Feedback loops and nonlinear relationships make World3 dynamically complex, but the model is still a simplification of reality. World3 does not distinguish among different geographic parts of the world, nor does it represent separately the rich and the poor. It keeps track of only two aggregate pollutants, which move through and affect the environment in ways that are typical of the hundreds of pollutants the economy actually emits. It omits the causes and consequences of violence. And there is no military capital or corruption explicitly represented in World3. Incorporating those many distinctions, how- ever, would not necessarily make the model better. And it would make it very much harder to comprehend.

This probably makes World3 highly optimistic. It has no military sector to drain capital and resources from the productive economy. It has no wars to kill people, destroy capital, waste lands, or generate pollution. It has no ethnic strife, no corruption, no floods, earthquakes, nuclear accidents, or AIDS epidemics. The model represents the uppermost possibilities for the “real” world.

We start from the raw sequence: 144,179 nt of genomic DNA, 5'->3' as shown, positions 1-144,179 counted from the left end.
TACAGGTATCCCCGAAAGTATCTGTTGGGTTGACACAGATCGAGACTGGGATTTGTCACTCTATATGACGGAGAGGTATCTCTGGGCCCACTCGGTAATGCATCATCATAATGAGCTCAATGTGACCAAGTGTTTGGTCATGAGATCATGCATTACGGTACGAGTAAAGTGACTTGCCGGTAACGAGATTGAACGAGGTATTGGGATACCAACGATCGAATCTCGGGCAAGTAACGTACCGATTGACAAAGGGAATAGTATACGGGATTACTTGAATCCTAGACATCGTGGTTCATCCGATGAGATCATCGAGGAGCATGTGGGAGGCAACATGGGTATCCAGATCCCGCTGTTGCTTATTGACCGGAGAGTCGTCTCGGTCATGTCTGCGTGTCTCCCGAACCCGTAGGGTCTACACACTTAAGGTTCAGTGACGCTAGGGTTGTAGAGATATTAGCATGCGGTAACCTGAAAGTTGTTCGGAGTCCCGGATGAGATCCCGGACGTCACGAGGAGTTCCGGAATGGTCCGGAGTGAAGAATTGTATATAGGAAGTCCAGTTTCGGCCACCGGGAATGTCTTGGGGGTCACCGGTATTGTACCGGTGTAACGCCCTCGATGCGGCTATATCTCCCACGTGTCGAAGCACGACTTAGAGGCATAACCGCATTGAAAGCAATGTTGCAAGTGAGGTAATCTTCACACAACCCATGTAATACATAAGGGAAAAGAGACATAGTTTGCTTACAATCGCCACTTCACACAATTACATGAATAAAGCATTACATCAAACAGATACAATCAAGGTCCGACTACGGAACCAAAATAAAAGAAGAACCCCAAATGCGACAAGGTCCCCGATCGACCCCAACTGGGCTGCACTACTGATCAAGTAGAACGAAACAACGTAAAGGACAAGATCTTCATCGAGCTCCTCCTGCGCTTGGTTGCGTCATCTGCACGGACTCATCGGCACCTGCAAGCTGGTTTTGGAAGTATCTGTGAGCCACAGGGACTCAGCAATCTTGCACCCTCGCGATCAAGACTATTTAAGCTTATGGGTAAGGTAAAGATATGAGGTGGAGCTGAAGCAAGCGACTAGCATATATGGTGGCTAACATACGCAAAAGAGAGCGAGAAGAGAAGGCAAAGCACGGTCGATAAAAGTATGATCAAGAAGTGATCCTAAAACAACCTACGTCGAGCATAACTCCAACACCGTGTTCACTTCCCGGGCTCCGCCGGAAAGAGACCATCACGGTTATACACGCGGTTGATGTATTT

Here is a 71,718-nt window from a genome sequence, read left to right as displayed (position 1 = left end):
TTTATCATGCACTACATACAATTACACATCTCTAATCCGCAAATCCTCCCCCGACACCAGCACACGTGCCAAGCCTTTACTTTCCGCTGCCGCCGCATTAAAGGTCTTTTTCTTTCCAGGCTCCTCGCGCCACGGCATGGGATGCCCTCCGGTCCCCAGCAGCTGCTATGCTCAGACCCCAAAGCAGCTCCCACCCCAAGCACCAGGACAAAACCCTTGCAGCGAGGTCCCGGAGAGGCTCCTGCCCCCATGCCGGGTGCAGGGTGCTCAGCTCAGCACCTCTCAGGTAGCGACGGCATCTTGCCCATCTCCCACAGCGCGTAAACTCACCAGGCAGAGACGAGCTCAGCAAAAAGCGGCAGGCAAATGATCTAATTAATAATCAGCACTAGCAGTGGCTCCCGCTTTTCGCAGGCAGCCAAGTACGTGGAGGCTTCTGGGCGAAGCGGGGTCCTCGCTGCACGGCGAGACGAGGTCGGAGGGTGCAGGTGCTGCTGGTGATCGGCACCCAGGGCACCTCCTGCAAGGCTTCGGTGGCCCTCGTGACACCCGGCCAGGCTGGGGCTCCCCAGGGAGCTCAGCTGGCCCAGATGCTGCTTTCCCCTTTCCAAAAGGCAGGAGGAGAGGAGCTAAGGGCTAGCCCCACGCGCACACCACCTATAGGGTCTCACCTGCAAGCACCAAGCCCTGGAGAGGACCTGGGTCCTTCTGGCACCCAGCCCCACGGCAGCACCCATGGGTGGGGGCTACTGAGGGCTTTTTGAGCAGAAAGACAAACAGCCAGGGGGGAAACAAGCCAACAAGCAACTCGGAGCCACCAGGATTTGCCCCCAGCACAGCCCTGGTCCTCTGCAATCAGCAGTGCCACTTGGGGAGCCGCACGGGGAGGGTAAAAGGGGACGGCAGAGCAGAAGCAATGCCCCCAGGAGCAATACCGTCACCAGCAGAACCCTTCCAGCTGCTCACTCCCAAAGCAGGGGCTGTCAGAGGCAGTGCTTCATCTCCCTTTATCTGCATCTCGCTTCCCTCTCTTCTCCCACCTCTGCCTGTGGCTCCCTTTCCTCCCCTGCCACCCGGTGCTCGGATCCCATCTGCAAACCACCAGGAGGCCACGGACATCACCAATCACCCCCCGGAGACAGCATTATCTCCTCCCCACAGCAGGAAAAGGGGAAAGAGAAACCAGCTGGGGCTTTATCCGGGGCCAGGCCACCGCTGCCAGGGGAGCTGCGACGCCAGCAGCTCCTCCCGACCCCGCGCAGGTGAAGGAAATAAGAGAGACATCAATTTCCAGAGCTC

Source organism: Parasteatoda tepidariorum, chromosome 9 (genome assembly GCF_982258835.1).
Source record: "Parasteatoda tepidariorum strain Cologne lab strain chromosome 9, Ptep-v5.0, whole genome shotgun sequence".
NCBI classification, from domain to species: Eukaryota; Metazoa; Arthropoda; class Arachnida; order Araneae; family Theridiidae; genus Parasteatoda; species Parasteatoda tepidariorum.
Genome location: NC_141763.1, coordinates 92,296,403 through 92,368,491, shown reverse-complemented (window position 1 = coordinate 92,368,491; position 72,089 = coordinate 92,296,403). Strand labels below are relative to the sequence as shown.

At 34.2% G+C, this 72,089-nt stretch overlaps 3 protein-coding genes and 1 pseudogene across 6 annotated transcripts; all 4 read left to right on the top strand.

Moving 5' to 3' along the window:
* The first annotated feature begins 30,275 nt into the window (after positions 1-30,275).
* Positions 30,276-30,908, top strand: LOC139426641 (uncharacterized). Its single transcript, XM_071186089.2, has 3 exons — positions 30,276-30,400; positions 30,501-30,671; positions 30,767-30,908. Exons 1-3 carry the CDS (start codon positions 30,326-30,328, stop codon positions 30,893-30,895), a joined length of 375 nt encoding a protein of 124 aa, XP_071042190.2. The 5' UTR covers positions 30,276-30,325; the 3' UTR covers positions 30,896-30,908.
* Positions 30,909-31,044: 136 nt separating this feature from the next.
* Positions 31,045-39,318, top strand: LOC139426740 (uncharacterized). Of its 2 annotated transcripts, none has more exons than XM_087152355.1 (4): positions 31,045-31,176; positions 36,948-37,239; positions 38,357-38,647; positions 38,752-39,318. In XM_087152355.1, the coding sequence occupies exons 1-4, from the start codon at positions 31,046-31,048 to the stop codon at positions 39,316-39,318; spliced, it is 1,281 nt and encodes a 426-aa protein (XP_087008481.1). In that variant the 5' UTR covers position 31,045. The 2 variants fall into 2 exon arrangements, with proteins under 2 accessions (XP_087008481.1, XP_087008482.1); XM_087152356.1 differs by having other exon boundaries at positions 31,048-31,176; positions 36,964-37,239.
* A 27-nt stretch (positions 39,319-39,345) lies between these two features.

The authors developed World3 to understand the broad sweep of the future—the possible behavior patterns, through which the human economy will interact with the carrying capacity of the planet over the coming century.

World3’s core question is, How may the expanding global population and materials economy interact with and adapt to the earth’s limited carrying capacity over the coming decade? The model does not make predictions, but rather is a tool to understand the broad sweeps and the behavioral tendencies of the system.